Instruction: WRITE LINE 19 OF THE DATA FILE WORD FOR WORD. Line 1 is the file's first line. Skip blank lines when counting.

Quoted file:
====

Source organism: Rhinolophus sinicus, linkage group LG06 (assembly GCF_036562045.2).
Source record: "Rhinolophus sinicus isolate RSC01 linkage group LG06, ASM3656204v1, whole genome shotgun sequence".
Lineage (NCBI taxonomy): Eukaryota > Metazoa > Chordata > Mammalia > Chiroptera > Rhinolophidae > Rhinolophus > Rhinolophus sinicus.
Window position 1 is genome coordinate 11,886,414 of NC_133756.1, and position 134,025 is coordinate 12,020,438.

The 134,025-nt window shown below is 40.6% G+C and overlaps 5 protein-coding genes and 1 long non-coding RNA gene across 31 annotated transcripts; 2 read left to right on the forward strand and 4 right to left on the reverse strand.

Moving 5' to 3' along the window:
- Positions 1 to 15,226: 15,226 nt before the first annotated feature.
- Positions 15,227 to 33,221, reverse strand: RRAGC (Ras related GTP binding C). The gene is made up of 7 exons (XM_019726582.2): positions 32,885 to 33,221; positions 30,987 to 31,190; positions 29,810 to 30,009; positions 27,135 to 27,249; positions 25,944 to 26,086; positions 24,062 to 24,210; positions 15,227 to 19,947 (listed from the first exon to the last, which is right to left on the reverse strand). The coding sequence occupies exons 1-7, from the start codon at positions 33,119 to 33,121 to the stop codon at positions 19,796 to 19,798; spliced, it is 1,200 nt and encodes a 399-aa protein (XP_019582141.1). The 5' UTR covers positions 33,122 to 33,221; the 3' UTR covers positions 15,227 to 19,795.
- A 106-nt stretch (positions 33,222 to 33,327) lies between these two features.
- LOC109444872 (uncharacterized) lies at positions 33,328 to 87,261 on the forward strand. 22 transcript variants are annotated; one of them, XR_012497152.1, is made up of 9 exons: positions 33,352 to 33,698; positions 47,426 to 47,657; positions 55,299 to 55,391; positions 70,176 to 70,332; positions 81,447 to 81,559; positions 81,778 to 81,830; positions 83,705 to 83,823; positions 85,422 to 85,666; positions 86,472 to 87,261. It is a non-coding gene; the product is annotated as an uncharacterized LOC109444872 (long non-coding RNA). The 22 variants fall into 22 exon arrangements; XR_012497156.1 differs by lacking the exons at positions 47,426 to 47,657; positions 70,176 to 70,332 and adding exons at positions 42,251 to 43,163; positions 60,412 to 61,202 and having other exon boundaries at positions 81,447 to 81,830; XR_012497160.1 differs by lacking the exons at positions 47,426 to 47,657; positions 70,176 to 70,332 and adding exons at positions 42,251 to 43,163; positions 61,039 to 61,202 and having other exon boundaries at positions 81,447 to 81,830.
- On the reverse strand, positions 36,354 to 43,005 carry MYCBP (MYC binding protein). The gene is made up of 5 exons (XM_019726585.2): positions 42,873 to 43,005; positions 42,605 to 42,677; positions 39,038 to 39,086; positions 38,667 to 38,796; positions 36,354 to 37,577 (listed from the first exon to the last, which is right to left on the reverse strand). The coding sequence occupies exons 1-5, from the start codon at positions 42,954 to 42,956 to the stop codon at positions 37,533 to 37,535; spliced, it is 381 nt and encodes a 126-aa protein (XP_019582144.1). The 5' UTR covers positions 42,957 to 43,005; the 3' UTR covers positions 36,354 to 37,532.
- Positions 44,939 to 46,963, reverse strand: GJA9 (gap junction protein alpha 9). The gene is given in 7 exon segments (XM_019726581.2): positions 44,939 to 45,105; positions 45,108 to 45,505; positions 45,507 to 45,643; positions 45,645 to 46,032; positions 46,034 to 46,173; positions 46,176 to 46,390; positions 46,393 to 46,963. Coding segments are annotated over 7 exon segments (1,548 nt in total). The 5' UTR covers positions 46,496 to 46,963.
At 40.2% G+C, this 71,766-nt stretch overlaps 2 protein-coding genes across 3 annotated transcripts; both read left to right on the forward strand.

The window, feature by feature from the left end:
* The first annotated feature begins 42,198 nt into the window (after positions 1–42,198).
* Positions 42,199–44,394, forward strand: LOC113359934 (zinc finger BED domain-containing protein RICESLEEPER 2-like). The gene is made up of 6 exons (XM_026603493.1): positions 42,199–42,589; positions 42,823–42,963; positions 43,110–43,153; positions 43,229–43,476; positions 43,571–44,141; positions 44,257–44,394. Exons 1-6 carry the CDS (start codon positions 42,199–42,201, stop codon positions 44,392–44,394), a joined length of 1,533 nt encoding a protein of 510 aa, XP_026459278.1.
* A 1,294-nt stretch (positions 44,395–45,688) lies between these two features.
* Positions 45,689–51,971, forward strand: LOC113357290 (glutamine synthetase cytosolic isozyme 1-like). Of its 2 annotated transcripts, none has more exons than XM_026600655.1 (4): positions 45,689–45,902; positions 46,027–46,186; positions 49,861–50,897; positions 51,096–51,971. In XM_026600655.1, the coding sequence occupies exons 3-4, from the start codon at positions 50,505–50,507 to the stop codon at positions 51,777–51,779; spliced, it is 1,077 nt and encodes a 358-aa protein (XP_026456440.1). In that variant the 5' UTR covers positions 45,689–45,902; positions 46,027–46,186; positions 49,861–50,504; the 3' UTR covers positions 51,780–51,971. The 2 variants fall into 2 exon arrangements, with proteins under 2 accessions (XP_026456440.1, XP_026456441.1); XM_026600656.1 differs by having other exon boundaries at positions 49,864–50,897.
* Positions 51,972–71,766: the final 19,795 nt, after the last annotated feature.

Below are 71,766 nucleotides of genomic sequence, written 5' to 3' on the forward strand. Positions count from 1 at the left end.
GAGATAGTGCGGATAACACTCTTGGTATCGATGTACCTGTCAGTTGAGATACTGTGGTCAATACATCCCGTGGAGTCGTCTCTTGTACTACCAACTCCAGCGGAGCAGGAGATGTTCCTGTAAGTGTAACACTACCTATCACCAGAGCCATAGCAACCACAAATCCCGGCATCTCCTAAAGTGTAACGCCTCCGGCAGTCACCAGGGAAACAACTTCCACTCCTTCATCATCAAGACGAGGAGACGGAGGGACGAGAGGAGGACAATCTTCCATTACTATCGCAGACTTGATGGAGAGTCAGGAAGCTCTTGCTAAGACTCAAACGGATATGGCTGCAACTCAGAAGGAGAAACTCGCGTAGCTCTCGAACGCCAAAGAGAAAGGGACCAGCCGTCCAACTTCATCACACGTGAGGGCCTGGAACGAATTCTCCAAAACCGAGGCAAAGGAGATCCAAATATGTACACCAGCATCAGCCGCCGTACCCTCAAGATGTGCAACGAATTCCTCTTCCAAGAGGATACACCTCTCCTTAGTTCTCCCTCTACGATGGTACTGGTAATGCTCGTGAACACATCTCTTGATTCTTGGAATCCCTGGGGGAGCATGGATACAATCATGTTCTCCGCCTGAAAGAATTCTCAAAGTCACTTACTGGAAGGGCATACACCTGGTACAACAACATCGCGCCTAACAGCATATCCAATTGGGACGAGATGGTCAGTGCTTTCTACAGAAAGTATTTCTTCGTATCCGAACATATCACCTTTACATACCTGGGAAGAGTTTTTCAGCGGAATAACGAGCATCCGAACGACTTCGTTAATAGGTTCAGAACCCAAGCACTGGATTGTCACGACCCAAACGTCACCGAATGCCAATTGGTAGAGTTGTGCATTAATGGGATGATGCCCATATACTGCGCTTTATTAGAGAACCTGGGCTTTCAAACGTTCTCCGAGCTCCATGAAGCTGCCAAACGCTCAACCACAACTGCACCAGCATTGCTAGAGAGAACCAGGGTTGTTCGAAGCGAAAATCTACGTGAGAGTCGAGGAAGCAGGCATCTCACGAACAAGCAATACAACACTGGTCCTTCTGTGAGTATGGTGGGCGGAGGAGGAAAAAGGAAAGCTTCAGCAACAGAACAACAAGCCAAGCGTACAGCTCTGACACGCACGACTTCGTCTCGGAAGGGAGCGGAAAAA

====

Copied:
* Positions 51,972–71,766: the final 19,795 nt, after the last annotated feature.